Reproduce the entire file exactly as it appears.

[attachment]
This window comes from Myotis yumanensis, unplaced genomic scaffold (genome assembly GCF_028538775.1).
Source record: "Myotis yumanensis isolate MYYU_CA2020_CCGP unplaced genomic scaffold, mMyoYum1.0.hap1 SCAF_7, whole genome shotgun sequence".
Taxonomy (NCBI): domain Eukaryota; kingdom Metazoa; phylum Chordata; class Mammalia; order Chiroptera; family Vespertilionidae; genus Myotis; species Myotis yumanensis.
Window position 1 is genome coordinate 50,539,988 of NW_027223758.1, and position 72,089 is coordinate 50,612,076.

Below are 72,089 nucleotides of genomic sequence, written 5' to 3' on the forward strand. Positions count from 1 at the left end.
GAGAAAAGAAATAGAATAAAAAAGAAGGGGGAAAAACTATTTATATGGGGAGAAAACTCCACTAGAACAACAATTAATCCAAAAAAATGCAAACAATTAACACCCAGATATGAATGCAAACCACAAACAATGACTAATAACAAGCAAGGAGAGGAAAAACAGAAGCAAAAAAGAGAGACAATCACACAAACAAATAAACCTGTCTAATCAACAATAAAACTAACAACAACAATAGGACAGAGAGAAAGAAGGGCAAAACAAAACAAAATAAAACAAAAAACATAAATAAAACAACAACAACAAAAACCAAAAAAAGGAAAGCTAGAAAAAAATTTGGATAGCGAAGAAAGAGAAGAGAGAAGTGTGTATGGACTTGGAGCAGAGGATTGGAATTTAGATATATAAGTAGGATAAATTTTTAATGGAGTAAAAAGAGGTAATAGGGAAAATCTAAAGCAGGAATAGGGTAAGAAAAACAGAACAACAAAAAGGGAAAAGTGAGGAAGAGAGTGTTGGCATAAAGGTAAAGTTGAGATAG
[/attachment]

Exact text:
This window comes from Myotis yumanensis, unplaced genomic scaffold (genome assembly GCF_028538775.1).
Source record: "Myotis yumanensis isolate MYYU_CA2020_CCGP unplaced genomic scaffold, mMyoYum1.0.hap1 SCAF_7, whole genome shotgun sequence".
Taxonomy (NCBI): domain Eukaryota; kingdom Metazoa; phylum Chordata; class Mammalia; order Chiroptera; family Vespertilionidae; genus Myotis; species Myotis yumanensis.
Window position 1 is genome coordinate 50,539,988 of NW_027223758.1, and position 72,089 is coordinate 50,612,076.

Below are 72,089 nucleotides of genomic sequence, written 5' to 3' on the forward strand. Positions count from 1 at the left end.
GAGAAAAGAAATAGAATAAAAAAGAAGGGGGAAAAACTATTTATATGGGGAGAAAACTCCACTAGAACAACAATTAATCCAAAAAAATGCAAACAATTAACACCCAGATATGAATGCAAACCACAAACAATGACTAATAACAAGCAAGGAGAGGAAAAACAGAAGCAAAAAAGAGAGACAATCACACAAACAAATAAACCTGTCTAATCAACAATAAAACTAACAACAACAATAGGACAGAGAGAAAGAAGGGCAAAACAAAACAAAATAAAACAAAAAACATAAATAAAACAACAACAACAAAAACCAAAAAAAGGAAAGCTAGAAAAAAATTTGGATAGCGAAGAAAGAGAAGAGAGAAGTGTGTATGGACTTGGAGCAGAGGATTGGAATTTAGATATATAAGTAGGATAAATTTTTAATGGAGTAAAAAGAGGTAATAGGGAAAATCTAAAGCAGGAATAGGGTAAGAAAAACAGAACAACAAAAAGGGAAAAGTGAGGAAGAGAGTGTTGGCATAAAGGTAAAGTTGAGATAG